Maytech esk8 MTSKR20WF V2 remote, with corrosion x inside, and silicone conformal, and then I put it inside a piece of pu kite bladder (sealed the ends with a heat gun at 280 deg C). These remotes don’t like getting wet.


It’s an Axis 19mm aluminium mast. I cut a “450mm” mast in half, but they are actually 430mm so I’m using 215mm. The cut end was threaded with a m8 tap.
I designed a 3d printed mast plate which braces solidly against the plate on top, and also clamps onto the board with 2 small screws. I’m using ACM 4mm sheet (200*400mm) to support the mast onto the board, glued down with Bostik contact bond industrial strength adhesive (w toluene it actually sticks to the PE surface of the boogie board). ACM is a composite polypropylene sheet with very thin aluminium on each side.

I designed a 3d printed motor mount which doesn’t required the 3d printed part to be under tension, and should hopefully be durable. An aluminium 2020 extrusion bracket holds the motor vertically to the mast, and then the 3d printed mount is controlling rotation downwards against the front mast bolt. It has a screw on nose-cone, which covers up the bolt holes for motor mounting, for smoother hydrodynamics.

The 10’ tow rope attaches to a 25mm alu square tube, providing a solid tow point attached directly to the top mast bolts, it’s very rigid.

I would recommend using a large adult (42-44") boogie board. This one is a youth size 39", and I added some closed cell foam to the front to help keep the nose up at speed (ala Naiad). I install a piece of acrylic (150mm x 150mm) for the trim tab, with an angle adjustable mount, so I can tune how much trim it needs to prevent torque twist on startup. When you’re up to speed, the high angle of your tow rope causes it to run very flat. A speed adjustable trim tab might be a good upgrade in the future.

I’m using axis 1010 foil which is an efficient wing and pumps great. The manta prop works well.
Run time is more than 1 hour of continuous foiling. I’m using 16-18A from the battery when I’m cruising at low speed.

Loving this thing. Way more sustainable than a power boat. Perfect for glassy flat days when I can’t kite foil. Whipping into unbroken swell is primo.

9 Likes

That’s a perfect setup. Well done!

Amazing idea.
Can you show the setup inside your waterproof case? And also how do you steer the bodyboard from the tow cable?
Thanks.

Here’s a pic inside the pelican case, the watertight aluminium lid for the VESC enclosure is sitting nearby in the top of the pic. I’ve added some chunks of rigid foam (polystyrene works fine) to keep the battery from moving when it gets flipped upside down, not shown in the pic.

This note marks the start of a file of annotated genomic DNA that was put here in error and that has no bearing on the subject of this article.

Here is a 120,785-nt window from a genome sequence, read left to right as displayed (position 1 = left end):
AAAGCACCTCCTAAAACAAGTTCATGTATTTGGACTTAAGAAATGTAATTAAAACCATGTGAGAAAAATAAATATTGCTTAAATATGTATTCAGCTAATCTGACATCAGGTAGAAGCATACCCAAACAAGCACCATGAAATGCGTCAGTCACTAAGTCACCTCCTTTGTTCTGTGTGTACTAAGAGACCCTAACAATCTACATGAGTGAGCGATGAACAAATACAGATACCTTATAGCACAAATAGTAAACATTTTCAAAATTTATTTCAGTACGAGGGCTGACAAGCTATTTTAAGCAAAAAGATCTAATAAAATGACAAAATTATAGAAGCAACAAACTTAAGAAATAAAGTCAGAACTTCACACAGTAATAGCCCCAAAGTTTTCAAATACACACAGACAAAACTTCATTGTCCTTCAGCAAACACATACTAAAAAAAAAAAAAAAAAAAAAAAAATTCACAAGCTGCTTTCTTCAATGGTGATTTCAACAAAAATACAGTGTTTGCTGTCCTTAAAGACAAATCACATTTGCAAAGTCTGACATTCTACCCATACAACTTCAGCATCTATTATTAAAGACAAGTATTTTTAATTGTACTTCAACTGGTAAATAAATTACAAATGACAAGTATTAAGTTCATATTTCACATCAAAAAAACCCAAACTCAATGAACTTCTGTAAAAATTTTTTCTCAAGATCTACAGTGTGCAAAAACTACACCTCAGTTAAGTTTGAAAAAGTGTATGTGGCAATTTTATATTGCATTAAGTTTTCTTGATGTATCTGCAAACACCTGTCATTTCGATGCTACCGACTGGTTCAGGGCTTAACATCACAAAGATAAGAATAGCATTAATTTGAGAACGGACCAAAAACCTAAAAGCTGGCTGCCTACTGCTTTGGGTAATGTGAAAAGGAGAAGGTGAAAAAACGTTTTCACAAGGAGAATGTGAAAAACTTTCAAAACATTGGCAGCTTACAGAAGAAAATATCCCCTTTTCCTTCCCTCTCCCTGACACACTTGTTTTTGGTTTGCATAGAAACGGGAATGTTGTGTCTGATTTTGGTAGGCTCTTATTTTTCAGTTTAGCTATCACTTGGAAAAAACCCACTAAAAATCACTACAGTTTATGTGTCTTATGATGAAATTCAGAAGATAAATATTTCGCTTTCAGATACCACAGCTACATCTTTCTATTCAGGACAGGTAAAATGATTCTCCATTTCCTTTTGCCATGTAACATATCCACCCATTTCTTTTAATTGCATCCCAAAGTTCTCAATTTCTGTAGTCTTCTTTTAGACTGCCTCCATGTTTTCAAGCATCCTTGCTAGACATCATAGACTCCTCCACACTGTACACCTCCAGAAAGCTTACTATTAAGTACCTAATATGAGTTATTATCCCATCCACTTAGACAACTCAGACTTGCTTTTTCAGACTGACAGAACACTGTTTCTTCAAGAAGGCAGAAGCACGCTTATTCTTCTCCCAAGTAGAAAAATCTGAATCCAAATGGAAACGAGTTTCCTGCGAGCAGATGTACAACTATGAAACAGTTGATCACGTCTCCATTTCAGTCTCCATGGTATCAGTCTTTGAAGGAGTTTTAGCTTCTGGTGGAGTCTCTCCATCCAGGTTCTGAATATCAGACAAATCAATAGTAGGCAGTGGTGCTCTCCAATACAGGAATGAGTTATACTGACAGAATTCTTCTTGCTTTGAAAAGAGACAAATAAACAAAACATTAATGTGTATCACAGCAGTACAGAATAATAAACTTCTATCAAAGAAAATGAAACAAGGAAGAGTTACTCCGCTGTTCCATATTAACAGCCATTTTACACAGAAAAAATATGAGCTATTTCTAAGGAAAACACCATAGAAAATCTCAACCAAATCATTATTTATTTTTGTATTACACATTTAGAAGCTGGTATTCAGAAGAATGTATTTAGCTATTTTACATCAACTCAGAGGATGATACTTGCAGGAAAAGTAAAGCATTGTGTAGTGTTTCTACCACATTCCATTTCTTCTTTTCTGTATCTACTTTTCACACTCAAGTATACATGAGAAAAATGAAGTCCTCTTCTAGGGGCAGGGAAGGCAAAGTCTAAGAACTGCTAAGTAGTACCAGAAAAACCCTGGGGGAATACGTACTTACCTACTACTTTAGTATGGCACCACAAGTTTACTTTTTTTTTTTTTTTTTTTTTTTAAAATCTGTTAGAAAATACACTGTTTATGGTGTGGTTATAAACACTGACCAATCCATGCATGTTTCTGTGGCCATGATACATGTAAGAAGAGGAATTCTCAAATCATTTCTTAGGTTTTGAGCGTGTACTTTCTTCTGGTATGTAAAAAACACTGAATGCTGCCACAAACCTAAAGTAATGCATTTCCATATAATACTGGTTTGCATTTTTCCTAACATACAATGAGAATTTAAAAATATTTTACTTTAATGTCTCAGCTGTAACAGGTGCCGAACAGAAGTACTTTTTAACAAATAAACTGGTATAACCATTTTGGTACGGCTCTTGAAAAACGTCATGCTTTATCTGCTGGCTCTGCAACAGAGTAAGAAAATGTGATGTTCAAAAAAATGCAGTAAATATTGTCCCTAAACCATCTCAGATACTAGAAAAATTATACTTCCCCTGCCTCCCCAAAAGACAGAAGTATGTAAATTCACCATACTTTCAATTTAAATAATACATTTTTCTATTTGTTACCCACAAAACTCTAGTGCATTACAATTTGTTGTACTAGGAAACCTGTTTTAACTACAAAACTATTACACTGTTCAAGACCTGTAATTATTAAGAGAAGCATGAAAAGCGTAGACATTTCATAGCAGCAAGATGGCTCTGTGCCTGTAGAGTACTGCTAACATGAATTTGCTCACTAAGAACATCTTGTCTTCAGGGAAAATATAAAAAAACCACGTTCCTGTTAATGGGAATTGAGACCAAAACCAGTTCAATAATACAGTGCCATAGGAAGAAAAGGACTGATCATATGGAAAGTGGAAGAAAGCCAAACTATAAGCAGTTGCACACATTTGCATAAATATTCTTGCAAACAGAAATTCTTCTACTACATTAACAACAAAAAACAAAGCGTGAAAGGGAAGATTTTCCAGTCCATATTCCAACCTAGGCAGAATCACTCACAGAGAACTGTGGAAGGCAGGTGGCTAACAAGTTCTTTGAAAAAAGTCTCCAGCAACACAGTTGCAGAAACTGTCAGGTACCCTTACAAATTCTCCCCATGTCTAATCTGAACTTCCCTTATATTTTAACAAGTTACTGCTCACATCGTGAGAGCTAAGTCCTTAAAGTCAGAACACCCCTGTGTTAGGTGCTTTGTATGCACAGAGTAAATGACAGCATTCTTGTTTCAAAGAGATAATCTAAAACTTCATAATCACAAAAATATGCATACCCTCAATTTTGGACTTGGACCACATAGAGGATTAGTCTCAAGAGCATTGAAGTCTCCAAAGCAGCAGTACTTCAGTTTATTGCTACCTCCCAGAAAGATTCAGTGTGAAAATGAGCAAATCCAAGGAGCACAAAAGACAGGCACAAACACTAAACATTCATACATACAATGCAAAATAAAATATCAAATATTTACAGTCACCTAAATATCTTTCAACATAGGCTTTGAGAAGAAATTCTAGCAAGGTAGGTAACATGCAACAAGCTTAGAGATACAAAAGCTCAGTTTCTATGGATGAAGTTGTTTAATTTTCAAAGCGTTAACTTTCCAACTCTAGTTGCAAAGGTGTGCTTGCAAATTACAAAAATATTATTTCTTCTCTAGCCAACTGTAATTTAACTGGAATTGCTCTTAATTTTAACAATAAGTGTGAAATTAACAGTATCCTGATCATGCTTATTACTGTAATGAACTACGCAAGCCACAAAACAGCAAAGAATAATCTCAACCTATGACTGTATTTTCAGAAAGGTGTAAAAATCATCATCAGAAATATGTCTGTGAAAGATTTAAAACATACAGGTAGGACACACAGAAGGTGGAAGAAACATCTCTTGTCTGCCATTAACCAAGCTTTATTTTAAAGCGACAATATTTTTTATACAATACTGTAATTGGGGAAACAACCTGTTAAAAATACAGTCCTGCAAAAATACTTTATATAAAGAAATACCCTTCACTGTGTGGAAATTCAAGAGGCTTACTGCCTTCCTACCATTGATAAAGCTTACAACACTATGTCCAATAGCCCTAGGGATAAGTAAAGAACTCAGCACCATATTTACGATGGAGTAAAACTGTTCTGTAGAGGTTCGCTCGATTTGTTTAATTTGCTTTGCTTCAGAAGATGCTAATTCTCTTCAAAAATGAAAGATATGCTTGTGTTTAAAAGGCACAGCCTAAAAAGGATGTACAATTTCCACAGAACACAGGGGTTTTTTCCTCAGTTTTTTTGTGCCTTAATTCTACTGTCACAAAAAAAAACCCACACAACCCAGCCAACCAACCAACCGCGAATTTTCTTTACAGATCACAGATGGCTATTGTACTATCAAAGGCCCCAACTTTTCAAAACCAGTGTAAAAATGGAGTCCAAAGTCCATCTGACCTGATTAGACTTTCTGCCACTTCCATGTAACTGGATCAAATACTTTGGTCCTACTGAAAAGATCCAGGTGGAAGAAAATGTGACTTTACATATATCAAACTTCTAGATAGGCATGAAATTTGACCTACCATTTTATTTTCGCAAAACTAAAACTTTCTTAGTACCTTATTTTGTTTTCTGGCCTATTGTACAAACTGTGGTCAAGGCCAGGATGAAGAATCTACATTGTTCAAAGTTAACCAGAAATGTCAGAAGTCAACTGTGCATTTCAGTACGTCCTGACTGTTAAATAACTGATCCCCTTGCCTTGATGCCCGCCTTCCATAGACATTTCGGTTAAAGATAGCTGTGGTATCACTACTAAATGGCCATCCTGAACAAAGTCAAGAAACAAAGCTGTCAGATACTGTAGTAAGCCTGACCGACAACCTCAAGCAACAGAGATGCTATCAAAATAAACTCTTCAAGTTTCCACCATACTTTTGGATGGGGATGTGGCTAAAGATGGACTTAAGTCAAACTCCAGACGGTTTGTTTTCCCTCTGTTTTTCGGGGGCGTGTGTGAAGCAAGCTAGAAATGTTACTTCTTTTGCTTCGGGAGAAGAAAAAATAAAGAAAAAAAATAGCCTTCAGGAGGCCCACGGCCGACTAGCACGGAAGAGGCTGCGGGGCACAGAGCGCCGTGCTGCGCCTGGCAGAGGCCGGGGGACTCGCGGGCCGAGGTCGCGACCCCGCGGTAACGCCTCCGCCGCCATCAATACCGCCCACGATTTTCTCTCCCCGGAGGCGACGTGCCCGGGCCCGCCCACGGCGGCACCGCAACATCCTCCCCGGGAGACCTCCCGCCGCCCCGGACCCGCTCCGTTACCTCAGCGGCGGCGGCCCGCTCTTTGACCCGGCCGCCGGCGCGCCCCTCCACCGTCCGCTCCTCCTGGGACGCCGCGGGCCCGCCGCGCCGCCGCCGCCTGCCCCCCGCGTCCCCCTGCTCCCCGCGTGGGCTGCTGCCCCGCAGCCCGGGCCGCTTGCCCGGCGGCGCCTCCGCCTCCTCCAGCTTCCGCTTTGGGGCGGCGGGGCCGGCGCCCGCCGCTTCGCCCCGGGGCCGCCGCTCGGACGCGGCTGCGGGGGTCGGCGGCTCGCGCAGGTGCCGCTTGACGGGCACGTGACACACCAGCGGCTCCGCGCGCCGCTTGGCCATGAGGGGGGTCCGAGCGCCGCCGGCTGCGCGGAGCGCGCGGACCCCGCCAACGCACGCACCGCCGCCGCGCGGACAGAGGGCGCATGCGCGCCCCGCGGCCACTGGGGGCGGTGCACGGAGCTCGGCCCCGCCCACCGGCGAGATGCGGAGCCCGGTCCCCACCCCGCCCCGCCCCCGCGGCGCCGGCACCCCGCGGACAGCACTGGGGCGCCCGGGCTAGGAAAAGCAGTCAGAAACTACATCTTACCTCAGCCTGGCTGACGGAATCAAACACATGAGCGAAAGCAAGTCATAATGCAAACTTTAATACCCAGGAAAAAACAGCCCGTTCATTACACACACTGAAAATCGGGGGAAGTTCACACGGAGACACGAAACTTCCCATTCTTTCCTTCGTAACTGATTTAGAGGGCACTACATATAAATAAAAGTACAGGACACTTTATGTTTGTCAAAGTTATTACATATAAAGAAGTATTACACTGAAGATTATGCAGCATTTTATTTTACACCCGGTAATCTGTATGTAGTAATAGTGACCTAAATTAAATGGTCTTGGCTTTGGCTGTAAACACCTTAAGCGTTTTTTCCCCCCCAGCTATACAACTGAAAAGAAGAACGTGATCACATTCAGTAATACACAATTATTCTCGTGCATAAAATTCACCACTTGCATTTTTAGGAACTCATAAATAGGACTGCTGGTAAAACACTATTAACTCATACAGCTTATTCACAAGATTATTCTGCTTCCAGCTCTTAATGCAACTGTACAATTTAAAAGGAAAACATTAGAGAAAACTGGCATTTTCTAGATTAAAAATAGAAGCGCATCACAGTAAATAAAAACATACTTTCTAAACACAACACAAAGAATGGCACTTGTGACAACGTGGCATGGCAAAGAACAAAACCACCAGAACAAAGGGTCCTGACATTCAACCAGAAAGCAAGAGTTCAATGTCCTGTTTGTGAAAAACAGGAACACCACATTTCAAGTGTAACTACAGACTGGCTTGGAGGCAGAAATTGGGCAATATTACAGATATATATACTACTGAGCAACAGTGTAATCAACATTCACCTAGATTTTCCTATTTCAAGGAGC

The steering is by pivoting the boogie according to the direction you’re pulling the tow line, it takes a couple of sessions to really get the hang of it. Carve the board left with a bit of tension on the tow line, easing the throttle, and you pull the rear of the boogie towards you, then apply throttle and motor off to the right. You can sweep around the boogie with full throttle and get really pulled into the turn, or pump around the board and take off again with the motor when you’re done.

I’m pleased with the efficiency, I used 61Wh/km for a 13.8km session. The Axis 1010 is able to foil at speeds of around 12.5km/hr, and is an efficient/slippery wing.

3 Likes

Thanks for the picture and steering explanations. I was not thinking the battery would fit onside your case. I guess is much deeper than mine… for sure i will check that pelican case model.

NickO - Here’s the trim tab angle that’s working for me at the moment. I made an adjustable angle mount, with a 150x150mm piece of thin acrylic.


It makes a lot of lift when you push it over 30 km/hr, causing speed wobbles, but it’s working well to control torque twist on startup and at my normal mid range speeds.

I’m about 75kg using a 5’ 40L board, and as soon as I’m standing/crouching I pump the board up onto the foil. This seems to require about 1600w initially to get foiling, if you’re heavier or not pumping then it’s going to be more difficult with more torque twist.

I’m not sure whether towing a second person up onto the foil is possible, as I don’t I’ll be able to put down enough power from stationary without lifting the nose or twisting too much. Will have to try it soon.

The electrics, motor mount and prop are working very well. The board layout/design needs some work for bigger conditions.

It’s a fun setup for flat water and glassy long period small swell. For rough/choppy conditions, it jumps and slaps a lot due to the flat board, and it has a habit of burying the nose. I might go with a custom epoxy foam core hull design next.

Looks good! I’m definitely switching to a Maker-x controller. The flipsky one needs fixing/replacing as it starts cogging under load (resistor issue).